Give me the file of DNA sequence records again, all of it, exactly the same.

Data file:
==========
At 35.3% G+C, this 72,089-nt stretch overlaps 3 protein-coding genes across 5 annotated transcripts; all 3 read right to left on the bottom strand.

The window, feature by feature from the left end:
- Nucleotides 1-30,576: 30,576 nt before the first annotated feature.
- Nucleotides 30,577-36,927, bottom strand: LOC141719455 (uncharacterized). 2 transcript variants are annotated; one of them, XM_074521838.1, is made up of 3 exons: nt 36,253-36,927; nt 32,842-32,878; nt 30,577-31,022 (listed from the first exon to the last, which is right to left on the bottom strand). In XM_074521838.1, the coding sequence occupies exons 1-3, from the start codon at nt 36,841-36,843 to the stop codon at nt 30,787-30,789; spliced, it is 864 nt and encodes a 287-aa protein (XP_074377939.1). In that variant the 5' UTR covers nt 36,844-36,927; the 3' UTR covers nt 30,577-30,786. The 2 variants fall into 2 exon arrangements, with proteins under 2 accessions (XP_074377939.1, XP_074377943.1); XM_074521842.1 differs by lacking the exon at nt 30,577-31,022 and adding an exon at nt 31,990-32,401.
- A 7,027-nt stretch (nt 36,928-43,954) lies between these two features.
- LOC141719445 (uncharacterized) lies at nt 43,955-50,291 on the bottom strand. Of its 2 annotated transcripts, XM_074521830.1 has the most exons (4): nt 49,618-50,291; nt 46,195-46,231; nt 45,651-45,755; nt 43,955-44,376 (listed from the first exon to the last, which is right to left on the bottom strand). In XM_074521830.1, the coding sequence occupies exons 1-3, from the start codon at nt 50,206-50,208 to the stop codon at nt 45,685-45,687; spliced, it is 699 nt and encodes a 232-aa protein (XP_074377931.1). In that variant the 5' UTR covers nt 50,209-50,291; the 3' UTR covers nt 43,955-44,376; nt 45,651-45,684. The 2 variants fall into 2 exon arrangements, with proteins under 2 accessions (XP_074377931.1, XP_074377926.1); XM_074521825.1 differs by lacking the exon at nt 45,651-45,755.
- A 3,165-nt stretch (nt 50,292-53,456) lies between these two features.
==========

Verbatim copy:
At 35.3% G+C, this 72,089-nt stretch overlaps 3 protein-coding genes across 5 annotated transcripts; all 3 read right to left on the bottom strand.

The window, feature by feature from the left end:
- Nucleotides 1-30,576: 30,576 nt before the first annotated feature.
- Nucleotides 30,577-36,927, bottom strand: LOC141719455 (uncharacterized). 2 transcript variants are annotated; one of them, XM_074521838.1, is made up of 3 exons: nt 36,253-36,927; nt 32,842-32,878; nt 30,577-31,022 (listed from the first exon to the last, which is right to left on the bottom strand). In XM_074521838.1, the coding sequence occupies exons 1-3, from the start codon at nt 36,841-36,843 to the stop codon at nt 30,787-30,789; spliced, it is 864 nt and encodes a 287-aa protein (XP_074377939.1). In that variant the 5' UTR covers nt 36,844-36,927; the 3' UTR covers nt 30,577-30,786. The 2 variants fall into 2 exon arrangements, with proteins under 2 accessions (XP_074377939.1, XP_074377943.1); XM_074521842.1 differs by lacking the exon at nt 30,577-31,022 and adding an exon at nt 31,990-32,401.
- A 7,027-nt stretch (nt 36,928-43,954) lies between these two features.
- LOC141719445 (uncharacterized) lies at nt 43,955-50,291 on the bottom strand. Of its 2 annotated transcripts, XM_074521830.1 has the most exons (4): nt 49,618-50,291; nt 46,195-46,231; nt 45,651-45,755; nt 43,955-44,376 (listed from the first exon to the last, which is right to left on the bottom strand). In XM_074521830.1, the coding sequence occupies exons 1-3, from the start codon at nt 50,206-50,208 to the stop codon at nt 45,685-45,687; spliced, it is 699 nt and encodes a 232-aa protein (XP_074377931.1). In that variant the 5' UTR covers nt 50,209-50,291; the 3' UTR covers nt 43,955-44,376; nt 45,651-45,684. The 2 variants fall into 2 exon arrangements, with proteins under 2 accessions (XP_074377931.1, XP_074377926.1); XM_074521825.1 differs by lacking the exon at nt 45,651-45,755.
- A 3,165-nt stretch (nt 50,292-53,456) lies between these two features.